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  1. I found this baffling in places but that is why it is called a puzzle! A lot to like, though and it became a steady solve after a number of pennies had dropped. Our Prime Minister seems to be a godsend for compilers and 5d gets my vote for COTD. I see a lot of media news now refers to Mr. Sunak as “The current Prime Minister” and not by his name. They must know something.

    Huge thanks to the setter for the wonderful guzzle. Thank you, Hintsman for the hunts.

  2. Enjoyable, gentle, a bit anagram-heavy but in general with good surface reads making up for their abundance; nothing to frighten the ‘osses, plenty of humour throughout. Podium occupied by 1a, 21a and 5d.

    1* / 3*

    Many thanks to the Setter and to Huntsman.

  3. Generally fast here but a letter wrong on 1a stalled 1d! Bit embarrassing.
    Fair score of 1 for difficulty.
    Thanks to compiler.

  4. a very enjoyable canter for me today. a bit of head scratching to work through 21a, 16d and 15a (which I would not have got had I not been made aware of this usage of the first word from Big Dave’s sub heading to this blog…).
    26a sits slightly uncomfortably, but there was lots to like. Especially 3d, 5d, 18a, 27a with my favourite today being 1a.
    Thanks to AP and huntsman for the fun.

  5. Most enjoyable.
    When solving 15a you may recall reading a strap line on this very website “Putting the words to lights.”
    Thank you to all the contributors to this site who continue to make it so useful.

  6. Like yesterday’s puzzle, I too found this one very straightforward yet good fun, despite the tonnage of anagrams and Lego. Still plenty to enjoy, though, including my favourite, 1a.

    My thanks to our Tuesday setter and The Hintsman.

  7. I parsed 15a the same re the crossword grid
    2d needs a tweak as the truncated synonym of pleasant is showing
    Thanks to Mr Plumb and Huntsman
    How long before they moan about the amount of water that golf clubs use to water greens? You can bet we will have a hosepipe ban next summer

  8. A pleasant, very straightforward puzzle but falling short of top-notch.
    I’ll go for 1a and 27a (for it’s topicality) as joint favourites.
    Many thanks to the setter and Huntsman

  9. Another solid crissy crossy from Professor Plumb. Lots of straightforward clues with plenty of excellent surfaces. Put me on the list of those who couldn’t parse the first part of 15a.

    I’m giving this a 2* for technical merit (we love a bit of ice skating lingo) which follows yesterday’s 1*.

    I have never had a week of 1* 2* 3* 4* 5*. Could this be the week?

    My podium is 1a ( a great one to kick things off), 25a and 27a

    Many thanks to AP and ‘Hints man’.


  10. Very Typically Tuesdayish – 1.5*/4*

    Candidates for favourite – 1a, 6a, 10a, 12a, 2d, 14d, and 19d – and the winner is 1a.

    Thanks to Mr Plumb and Huntsman.

  11. It’s time for Tom’s Tuesday teaser at 12!

    There are nine ways to pronounce ‘ough’ in a word with one of them having a great explanation.

    I need examples for at least six of them in your post.

    Let’s see ’em….

    1. Through it all, carrying a bough to the lough from the borough, though it ought to be enough, it isn’t quite! Even Loughborough doesn’t bring me my final two, but if I hiccough there’s only one left …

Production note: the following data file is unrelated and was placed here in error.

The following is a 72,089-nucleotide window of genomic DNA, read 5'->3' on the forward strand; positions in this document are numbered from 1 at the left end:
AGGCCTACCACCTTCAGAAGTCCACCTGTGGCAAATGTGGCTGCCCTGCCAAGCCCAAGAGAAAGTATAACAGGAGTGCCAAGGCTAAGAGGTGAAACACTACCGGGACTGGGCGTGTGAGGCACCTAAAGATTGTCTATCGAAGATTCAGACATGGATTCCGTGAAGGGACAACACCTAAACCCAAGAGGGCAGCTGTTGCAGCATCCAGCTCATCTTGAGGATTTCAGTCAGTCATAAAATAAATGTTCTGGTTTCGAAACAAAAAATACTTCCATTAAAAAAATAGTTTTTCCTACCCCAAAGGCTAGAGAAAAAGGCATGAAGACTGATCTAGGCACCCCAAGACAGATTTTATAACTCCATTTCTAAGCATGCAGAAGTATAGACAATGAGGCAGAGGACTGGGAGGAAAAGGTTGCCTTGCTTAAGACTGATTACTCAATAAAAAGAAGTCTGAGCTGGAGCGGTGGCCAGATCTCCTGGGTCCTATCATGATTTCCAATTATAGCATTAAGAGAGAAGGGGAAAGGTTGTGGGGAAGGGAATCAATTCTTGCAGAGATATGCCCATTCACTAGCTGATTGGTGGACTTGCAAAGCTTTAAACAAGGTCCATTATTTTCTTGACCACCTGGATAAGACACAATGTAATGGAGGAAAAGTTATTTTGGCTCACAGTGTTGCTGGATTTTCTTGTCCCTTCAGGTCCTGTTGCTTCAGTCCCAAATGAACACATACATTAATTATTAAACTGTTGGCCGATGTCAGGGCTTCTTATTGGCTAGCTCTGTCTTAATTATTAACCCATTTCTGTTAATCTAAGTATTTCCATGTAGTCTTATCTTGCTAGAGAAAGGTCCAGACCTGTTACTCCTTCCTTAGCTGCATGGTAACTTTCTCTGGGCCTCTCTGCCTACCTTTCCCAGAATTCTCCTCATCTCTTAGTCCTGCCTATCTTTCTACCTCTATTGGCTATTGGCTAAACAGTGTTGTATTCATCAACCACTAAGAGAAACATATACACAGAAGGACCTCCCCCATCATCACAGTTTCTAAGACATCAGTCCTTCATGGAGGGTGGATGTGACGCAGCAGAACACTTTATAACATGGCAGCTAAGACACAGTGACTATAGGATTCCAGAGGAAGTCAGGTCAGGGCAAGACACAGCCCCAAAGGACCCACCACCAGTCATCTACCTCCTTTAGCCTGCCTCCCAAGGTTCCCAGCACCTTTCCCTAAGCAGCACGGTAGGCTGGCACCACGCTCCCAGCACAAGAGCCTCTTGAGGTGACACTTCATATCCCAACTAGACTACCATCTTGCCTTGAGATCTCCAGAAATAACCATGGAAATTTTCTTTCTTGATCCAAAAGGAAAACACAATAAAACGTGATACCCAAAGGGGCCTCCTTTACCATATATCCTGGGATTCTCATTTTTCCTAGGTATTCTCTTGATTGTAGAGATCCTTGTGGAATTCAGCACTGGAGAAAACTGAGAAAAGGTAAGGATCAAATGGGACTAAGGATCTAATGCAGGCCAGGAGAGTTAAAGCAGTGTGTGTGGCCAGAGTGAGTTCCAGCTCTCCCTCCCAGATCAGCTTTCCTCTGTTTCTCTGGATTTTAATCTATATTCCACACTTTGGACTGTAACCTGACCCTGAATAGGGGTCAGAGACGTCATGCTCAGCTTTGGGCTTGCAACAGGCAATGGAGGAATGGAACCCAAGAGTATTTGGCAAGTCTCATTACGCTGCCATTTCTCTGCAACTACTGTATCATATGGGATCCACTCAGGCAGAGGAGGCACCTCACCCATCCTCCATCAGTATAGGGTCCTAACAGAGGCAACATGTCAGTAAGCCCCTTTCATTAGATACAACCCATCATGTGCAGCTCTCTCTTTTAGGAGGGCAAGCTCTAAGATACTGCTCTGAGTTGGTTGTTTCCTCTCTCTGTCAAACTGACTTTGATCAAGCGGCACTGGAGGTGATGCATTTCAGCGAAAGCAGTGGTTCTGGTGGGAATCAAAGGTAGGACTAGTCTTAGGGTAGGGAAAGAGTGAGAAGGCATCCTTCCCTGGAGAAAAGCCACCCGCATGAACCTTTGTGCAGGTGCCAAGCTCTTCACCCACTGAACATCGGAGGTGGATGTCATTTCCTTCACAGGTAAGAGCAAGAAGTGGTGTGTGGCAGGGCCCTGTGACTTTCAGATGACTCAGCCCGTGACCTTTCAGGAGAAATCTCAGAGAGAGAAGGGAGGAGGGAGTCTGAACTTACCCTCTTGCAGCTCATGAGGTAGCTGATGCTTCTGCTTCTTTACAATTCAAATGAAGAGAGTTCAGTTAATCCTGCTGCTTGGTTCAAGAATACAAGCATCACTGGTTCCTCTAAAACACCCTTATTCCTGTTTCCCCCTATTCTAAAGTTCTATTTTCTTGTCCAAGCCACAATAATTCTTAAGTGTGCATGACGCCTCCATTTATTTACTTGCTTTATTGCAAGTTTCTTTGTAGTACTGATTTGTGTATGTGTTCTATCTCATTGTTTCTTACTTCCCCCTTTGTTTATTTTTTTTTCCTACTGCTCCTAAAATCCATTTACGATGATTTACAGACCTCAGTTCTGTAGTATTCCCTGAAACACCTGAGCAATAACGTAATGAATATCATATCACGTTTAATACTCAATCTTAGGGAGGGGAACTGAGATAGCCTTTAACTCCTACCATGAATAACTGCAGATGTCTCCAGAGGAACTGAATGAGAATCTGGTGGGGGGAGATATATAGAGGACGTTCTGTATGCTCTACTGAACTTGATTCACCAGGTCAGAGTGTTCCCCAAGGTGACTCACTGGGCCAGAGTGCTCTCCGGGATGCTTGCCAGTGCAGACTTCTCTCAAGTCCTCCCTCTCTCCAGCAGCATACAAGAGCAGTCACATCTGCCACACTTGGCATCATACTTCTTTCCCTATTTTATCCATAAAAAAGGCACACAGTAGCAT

1. Very good, both of you!

        Lough is particularly good.

        Hiccough is the odd one. It was originally hiccup but the medical world changed it to hiccough thinking it was linked to a cough, which it’s not! But they kept the pronunciation.

        I love that story.

        1. Brough (named after Brough Scott – jockey & racing correspondent) was the name of my setter who looked very like the one pictured in the hint at 16d.

      2. The prize has to go to MG.

        I think I have heard one person pronounce hiccough as hiccoff. So, MG gets all nine. Well played, sir!

        We love, Brough Scott, Hints man. A top man.

  12. Pleasant Tuesday puzzle causing no real problems once I’d sorted out the type of banner required!
    The plate smasher made me smile so that can have a rosette along with the forgetful sailor and the wholesome PM.

    Thanks to our name-checked setter and to Huntsman for the review – enjoy your Thai meal.

  13. As you young people say, “I ain’t gonna lie”; I found this one to be jolly challenging. This is always the way when everyone above me mentions how lemon-squeezy they found a guzzle. It is inevitable in such circumstances that I find the very same guzzle to be on a par with the Labours of Hercules.
    Sure, I carried out the slaying of the Nemean lion and the nine-headed Hydra of Lerna, the capture of the elusive stag of Arcadia and the wild boar of Mount Erymanthus (I can tell you he was very wild when I captured him).
    However it was the taking of the girdle of Hippolyte, queen of the Amazons that defeated me. She just would not give it up, despite my charming manner.

    Thus it was with this guzzle. I reached the equivalent of the girdle of Hippolyte and was very grateful for the assistance of Hintsman who provided a couple of nudges (I had long forgotten Peter York’s people at 11d) and enabled me to nip off and capture Cerberus, the triple-headed dog, guardian of the gates to the Underworld.
    So a busy day, all things considered.

    Thanks to the setter and Andy On The First Tee.

  14. One of those puzzles that there was little wrong with but not much to enjoy either. Stretched synonyms and leap of faith clues.
    Not one for me I’m afraid
    Thx for the hints

  15. A pleasant romp except for 19d, I had Manila in my head and couldn’t budge it, needed the hint to remove it. Terence you say the boar was very wild when you captured him, I bet he was bloody furious (apologies to monty python gorilla sketch). Thanks to all.